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African American Influence On Texas Politics

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After Reconstruction, the Democratic Party dominated Texas politics for nearly six decades through the early 1960’s. During the period of the Civil War, Andrew Jackson was a democratic southerner, who fortified slavery, while Abraham Lincoln; a republican was more opposed to slavery and was a civil rights advocate, who the south was not a profoundly fan of. Texas and most of the south depended on slavery for agricultural and financial revenues, so they were pro-slavery and wanted expansion of slavery towards others states, but the views of Republicans were constraining and even banning slavery. Republicans anon became the second party in a one-party state. After the 13th, 14th and 15th amendments were passed the south became furious towards Republican Regime since they had to deal with federal troops in the south to ascertain they followed the incipiently placed amendments. This just increased the support for the Democratic Party.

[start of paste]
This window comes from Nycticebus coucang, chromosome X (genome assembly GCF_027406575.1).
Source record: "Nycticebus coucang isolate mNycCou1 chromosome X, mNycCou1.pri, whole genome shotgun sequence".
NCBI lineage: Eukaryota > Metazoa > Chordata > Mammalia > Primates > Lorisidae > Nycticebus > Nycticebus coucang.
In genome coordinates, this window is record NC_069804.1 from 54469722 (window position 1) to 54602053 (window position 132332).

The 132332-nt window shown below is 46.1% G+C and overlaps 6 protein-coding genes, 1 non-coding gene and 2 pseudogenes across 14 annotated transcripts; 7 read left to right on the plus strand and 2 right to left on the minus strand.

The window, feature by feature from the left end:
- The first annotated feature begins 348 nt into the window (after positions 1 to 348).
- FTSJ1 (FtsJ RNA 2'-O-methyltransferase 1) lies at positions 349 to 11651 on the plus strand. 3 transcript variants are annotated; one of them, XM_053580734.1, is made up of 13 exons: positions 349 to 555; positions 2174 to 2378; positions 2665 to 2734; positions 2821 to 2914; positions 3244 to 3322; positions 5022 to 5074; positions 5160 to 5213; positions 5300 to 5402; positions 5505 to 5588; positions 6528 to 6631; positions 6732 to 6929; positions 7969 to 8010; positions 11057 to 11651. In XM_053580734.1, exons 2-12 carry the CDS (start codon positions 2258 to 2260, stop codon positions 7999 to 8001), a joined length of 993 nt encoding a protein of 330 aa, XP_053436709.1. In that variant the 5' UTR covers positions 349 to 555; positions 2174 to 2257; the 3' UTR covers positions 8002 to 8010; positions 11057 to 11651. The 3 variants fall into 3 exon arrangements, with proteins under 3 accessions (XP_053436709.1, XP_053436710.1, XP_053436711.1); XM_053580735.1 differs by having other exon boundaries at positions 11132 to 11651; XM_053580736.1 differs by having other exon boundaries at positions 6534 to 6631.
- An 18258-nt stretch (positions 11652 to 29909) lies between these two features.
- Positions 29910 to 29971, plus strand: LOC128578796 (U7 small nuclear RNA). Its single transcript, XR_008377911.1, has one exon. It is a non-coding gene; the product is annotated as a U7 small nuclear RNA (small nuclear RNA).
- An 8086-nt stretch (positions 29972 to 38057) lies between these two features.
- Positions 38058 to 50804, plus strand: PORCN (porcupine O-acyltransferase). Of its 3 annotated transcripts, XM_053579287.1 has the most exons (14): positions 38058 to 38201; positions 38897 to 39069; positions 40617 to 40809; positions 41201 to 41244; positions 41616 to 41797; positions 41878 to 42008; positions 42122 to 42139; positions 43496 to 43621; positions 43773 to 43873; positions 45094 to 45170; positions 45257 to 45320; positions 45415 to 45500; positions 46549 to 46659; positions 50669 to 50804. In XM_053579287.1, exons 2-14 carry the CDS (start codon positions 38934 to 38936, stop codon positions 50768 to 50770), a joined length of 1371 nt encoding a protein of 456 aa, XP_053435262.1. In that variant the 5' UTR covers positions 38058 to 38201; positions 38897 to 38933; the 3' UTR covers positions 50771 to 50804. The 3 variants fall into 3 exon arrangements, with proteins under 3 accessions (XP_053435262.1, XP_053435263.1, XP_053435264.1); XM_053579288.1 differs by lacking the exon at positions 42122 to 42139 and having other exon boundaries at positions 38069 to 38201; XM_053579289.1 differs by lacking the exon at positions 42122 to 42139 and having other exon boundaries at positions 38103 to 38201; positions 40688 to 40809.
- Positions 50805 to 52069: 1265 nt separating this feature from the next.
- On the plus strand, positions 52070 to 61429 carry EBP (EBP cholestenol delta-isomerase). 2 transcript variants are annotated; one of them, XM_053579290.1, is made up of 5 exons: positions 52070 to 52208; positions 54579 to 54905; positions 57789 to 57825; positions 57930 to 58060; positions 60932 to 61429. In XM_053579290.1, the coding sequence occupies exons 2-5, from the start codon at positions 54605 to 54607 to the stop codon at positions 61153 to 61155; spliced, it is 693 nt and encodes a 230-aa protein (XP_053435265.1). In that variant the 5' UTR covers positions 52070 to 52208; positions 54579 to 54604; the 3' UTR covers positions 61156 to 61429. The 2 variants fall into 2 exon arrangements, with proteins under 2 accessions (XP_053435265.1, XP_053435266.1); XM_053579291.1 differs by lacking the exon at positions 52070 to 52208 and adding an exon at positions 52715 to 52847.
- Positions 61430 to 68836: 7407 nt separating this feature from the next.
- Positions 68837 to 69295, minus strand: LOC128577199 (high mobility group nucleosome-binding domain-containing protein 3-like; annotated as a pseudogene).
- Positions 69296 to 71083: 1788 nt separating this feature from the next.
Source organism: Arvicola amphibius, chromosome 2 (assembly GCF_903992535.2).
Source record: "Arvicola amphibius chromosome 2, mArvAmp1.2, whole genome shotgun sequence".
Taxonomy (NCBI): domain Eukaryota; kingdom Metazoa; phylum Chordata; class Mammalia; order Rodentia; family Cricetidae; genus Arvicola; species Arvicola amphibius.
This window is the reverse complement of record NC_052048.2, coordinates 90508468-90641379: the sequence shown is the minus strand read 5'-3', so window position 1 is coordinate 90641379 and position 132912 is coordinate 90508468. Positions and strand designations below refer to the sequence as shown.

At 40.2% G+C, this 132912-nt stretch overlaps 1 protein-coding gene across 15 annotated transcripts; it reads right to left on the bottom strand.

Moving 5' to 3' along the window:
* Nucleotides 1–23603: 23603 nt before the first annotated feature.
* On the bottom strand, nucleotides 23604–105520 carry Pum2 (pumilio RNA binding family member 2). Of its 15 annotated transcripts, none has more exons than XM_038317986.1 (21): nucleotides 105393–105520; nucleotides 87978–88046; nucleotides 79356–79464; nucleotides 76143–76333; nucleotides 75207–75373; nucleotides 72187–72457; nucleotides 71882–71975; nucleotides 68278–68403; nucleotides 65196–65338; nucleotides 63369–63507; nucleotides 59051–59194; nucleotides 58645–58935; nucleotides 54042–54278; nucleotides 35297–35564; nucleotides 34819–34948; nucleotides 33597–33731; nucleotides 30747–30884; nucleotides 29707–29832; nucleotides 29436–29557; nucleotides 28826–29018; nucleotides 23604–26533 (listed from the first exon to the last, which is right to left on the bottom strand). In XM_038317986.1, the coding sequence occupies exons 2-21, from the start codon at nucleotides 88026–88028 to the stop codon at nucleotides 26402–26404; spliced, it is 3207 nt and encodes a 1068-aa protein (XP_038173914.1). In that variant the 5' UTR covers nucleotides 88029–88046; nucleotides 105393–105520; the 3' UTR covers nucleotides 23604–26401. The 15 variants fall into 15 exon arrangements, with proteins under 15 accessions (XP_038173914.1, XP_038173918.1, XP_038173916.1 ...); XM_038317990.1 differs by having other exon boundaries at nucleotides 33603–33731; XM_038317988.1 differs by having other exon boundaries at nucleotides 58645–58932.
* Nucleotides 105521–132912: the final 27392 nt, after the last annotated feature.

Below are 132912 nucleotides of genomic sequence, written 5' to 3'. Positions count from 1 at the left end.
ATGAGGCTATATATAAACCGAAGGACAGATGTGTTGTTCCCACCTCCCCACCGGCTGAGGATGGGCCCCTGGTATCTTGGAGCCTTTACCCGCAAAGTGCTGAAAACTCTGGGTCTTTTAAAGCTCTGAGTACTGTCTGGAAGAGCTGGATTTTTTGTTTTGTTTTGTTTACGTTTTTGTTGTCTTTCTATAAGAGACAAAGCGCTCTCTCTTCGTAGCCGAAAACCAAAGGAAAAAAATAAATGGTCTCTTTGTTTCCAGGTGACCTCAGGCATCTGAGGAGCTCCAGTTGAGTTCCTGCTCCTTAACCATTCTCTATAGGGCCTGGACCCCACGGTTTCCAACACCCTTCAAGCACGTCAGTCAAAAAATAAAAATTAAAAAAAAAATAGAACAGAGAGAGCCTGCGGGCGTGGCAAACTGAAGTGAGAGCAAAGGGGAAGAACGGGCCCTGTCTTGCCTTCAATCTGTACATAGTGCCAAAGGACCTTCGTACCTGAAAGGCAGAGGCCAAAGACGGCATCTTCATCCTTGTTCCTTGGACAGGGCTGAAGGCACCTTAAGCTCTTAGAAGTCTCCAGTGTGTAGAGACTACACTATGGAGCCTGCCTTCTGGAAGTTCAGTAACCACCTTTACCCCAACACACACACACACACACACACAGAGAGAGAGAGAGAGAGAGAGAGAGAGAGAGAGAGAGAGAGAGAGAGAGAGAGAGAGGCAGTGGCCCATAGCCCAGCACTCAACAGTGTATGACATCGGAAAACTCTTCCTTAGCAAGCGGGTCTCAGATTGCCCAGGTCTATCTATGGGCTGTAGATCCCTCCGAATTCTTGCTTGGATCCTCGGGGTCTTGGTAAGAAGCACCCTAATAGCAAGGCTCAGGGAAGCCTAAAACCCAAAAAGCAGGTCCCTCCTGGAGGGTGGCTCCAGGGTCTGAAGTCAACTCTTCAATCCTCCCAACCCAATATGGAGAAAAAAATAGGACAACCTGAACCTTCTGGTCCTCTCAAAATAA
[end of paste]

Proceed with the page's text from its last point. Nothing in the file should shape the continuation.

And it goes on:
Most of the African Americans and other minorities during this time were Republican, but they weren’t authentically aurally perceived in the elections, and after a voting poll tax was introduced minorities did not genuinely vote during elections. Literacy tests were introduced as well to determine if you were qualified to vote,
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However with the incrementing population of Hispanics, Texas once again could switch political parties. Hispanic voters incline to be more liberals and vote Democrat, and with virtually the Hispanic population surpassing the Caucasian population, Texas will soon become a purple state. In this year's election, we will be able to see these changes, however we will not optically see the transition of Texas becoming a democrat state until 2-3 more elections since the majority of eligible Hispanic voters in Texas are considerably young.
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